Less than a week after it was unveiled, a statue of a Sikh soldier in Smethwick, England, has been vandalised. The words ‘Sepoys no more’, ‘1 Jarnail’ covered the actual lines which read ‘Lions of the Great War’. It is reported that the graffiti has now been removed.
As of part of the British Indian Army, several million soldiers from India and other colonies of the British sacrificed their lives fighting a battle that was not theirs. To pay tribute to the lost lives, Guru Nanak Gurudwara, Smethwick, commissioned the memorial.
A 10ft statue of a #Sikh soldier unveiled last week outside Smethwick Sikh gurdwara to commemorate the First World War was vandalised last night and had graffiti written over it - it’s been taken off now but this is what was written. Sepoy is how the British referred to soldiers pic.twitter.com/YdYI8WPlwz— Amardeep Bassey (@ambassey) November 9, 2018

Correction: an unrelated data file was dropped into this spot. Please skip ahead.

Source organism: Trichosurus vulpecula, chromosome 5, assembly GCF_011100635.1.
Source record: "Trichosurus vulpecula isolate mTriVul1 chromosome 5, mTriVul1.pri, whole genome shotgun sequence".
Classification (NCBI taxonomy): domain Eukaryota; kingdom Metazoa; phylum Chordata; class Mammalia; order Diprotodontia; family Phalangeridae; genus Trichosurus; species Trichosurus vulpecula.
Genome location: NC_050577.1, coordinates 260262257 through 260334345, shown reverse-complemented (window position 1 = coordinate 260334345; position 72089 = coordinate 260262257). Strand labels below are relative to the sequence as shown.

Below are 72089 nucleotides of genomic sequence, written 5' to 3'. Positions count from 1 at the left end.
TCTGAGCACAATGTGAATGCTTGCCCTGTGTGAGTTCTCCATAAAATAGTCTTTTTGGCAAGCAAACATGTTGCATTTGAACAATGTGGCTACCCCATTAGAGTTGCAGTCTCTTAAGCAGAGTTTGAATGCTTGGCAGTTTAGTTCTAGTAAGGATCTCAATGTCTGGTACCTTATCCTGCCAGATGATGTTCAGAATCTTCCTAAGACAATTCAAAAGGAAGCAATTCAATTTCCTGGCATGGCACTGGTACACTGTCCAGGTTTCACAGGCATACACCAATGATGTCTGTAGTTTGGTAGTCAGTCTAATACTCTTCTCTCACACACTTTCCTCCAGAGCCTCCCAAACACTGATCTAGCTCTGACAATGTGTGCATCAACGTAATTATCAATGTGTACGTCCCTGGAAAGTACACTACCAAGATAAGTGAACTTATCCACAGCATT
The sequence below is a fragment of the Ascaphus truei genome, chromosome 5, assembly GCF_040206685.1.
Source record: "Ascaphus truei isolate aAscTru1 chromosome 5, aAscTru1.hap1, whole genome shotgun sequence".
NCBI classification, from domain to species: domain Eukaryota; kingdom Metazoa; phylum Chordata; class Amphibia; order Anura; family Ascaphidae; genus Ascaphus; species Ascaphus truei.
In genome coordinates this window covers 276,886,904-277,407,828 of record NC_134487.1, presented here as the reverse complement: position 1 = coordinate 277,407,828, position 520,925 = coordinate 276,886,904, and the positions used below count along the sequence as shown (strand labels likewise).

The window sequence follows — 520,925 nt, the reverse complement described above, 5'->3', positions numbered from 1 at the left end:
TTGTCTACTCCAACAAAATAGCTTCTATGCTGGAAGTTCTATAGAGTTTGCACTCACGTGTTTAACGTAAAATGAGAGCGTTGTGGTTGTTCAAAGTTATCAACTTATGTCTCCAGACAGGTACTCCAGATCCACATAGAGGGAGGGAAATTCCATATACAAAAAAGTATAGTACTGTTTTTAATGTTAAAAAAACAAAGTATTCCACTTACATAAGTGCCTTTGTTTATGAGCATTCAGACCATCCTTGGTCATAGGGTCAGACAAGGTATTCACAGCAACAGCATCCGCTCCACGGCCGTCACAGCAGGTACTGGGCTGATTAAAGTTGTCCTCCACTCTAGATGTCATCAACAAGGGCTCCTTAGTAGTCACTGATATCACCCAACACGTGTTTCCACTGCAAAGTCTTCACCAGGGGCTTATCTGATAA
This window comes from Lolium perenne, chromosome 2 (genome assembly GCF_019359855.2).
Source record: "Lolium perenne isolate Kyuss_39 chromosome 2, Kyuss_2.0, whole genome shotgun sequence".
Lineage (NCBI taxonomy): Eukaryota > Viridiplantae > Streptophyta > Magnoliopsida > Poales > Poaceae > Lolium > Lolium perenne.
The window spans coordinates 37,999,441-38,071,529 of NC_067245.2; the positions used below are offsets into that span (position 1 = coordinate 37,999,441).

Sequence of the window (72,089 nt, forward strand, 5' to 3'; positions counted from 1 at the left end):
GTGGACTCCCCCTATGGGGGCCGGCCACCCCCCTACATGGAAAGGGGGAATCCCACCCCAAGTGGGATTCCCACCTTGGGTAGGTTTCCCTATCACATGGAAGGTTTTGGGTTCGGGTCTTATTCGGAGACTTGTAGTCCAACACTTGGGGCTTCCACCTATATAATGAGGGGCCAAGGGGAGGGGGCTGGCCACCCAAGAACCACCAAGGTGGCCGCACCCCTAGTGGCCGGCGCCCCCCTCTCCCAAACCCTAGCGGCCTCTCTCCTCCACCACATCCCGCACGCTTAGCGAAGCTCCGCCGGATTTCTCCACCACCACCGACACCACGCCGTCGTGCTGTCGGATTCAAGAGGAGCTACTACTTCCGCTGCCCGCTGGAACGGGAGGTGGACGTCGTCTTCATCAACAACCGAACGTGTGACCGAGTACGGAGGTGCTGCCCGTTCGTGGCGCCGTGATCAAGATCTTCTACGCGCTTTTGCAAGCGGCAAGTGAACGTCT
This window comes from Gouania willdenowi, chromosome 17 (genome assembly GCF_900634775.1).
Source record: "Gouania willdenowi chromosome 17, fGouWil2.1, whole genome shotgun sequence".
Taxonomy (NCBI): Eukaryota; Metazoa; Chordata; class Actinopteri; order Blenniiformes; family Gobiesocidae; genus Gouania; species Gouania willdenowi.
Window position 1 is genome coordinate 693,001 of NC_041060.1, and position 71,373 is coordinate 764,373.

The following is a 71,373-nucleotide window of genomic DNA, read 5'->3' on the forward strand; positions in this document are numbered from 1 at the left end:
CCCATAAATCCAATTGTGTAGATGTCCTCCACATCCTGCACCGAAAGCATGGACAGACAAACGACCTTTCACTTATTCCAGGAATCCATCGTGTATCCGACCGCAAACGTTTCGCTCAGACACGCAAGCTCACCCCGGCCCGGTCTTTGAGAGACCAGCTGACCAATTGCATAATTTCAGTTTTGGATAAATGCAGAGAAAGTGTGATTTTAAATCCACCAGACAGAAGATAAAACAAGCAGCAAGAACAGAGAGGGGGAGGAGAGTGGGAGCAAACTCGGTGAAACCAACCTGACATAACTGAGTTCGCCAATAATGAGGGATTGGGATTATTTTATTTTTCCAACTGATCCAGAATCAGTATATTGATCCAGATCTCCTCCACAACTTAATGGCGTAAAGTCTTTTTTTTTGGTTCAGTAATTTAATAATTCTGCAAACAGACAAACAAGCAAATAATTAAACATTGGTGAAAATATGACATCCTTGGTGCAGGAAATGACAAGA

The police are investigating the case and are going through the CCTV footage to identify the perpetrators. The statue, made of bronze, had been unveiled a week ago to mark the 100th end of World War I. In order to get it done, the Gurudwara had contributed 20,000 pounds. The inaugural event was attended by Preet Kaur Gill who is United Kingdom’s first female Sikh MP.
The Tribune reported that as many as 74,000 soldiers from India sacrificed their lives to help the British seal the World War I between 1914 and 1918. One out of every six soldiers in the Army back then was an Indian.